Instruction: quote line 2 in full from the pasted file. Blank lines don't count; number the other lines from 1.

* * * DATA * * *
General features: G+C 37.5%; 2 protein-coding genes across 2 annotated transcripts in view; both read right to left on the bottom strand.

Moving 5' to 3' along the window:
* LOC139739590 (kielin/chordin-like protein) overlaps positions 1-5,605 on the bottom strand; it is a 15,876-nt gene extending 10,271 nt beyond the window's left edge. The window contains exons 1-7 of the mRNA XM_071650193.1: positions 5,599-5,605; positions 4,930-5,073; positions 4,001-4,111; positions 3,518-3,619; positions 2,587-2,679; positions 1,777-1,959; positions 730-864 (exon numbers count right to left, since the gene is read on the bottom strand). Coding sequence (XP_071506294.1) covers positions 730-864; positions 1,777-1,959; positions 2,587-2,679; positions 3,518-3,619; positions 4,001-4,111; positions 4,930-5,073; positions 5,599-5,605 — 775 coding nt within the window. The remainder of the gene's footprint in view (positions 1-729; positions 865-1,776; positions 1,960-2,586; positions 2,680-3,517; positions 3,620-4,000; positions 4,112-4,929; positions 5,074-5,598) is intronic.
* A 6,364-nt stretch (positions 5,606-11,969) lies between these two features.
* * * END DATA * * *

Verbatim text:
Moving 5' to 3' along the window: